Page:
3. Keep a record of any steps you take to ensure students are not disadvantaged academically, for example, changing assessment methods, extending deadlines or changing the weighting of different module elements, the introduction of a “no detriment” policy. Communicating proactively to students about what you are doing and what you are planning to do can set minds at rest and reduce the numbers of formal complaints made.
  4. Consider whether the remedial action you are taking may be less successful for some students than others, eg students on placements, students participating in overseas study, apprentices, disabled students, students affected by mental health issues, students with poor access to IT, part-time students, international students, commuter students etc. Keep a record of steps you have taken to support those students who have been particularly affected.

Other processes

  1. Students may also be involved in other formal processes, for example, academic appeals, academic misconduct, other disciplinary processes or fitness to practice processes. It may be appropriate to apply a flexible approach to these procedures in the same way, to ensure that students are not detrimentally affected by any shortage of resource. Providers must be mindful of a student’s right to a fair hearing. While students should usually be expected to prioritise participation in such processes, it will be appropriate to consider the other demands on students at this time. It may be necessary to delay some hearings for example, if a student’s broadband connection is not good enough to enable full participation in a virtual meeting. While the membership of most panels can be flexible, the requirements of some professional bodies and regulators for fitness to practice hearings may not be changed.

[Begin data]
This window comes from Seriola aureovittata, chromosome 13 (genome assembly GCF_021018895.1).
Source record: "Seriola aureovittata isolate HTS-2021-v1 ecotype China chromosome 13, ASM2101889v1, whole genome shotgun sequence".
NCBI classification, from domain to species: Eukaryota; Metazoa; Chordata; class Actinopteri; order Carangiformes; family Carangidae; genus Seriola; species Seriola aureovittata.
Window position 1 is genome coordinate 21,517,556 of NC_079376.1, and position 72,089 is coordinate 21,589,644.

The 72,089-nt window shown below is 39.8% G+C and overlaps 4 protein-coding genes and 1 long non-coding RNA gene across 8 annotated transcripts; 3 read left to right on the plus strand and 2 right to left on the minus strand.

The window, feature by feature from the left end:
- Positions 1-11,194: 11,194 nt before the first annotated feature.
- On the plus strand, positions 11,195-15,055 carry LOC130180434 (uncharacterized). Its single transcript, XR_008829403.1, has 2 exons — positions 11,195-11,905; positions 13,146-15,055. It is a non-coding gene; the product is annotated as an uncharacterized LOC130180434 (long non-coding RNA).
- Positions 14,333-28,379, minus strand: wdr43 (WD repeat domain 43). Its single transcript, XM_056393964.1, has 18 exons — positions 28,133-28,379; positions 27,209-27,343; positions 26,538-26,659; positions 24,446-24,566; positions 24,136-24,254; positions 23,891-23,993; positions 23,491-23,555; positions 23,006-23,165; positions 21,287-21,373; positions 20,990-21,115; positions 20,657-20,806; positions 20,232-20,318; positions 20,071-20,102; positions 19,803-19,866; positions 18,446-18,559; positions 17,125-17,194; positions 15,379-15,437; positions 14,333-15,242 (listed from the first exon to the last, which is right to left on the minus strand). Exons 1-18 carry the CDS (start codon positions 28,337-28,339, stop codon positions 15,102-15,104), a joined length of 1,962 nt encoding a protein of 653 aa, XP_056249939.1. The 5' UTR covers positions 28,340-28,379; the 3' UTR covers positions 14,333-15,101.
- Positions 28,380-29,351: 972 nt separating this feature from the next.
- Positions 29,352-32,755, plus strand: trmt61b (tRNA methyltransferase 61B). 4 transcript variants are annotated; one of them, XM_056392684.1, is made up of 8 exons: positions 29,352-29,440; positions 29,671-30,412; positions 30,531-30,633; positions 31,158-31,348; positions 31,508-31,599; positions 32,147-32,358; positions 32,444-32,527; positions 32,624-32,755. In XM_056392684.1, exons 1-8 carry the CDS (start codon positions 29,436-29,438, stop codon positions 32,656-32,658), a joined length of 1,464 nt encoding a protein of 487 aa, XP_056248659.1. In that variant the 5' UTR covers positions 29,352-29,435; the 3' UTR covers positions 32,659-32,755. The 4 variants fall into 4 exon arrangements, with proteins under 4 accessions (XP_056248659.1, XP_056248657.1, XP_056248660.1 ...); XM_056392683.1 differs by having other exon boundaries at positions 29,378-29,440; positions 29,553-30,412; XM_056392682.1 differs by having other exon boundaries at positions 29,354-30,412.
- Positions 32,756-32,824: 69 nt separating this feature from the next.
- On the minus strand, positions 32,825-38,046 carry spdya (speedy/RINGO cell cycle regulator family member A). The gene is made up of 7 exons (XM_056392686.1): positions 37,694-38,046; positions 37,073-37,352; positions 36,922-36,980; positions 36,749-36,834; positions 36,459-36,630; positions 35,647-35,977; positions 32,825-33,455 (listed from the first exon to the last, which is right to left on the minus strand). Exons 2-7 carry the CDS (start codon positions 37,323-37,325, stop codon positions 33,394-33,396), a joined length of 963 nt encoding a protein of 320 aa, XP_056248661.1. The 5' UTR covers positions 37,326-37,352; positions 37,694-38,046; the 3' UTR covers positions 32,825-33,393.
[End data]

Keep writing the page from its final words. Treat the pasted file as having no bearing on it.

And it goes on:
2. It is important to take a flexible approach to students asking about intermission or deferral, a change to their full/part-time registration, or transfer to a different provider. Make sure that students are signposted to a clear route of complaint or appeal, if their request to make changes to their registration status is refused.

It is not in anyone’s interests for providers to become overwhelmed trying to respond to individual students’ complaints. Please contact our team (outreach@oiahe.org.uk) so that we can discuss with you how best to manage the complaints if it becomes clear that you are not going to be able to reach agreement with large numbers of students.

Our response to the coronavirus situation

How we are responding to the coronavirus situation.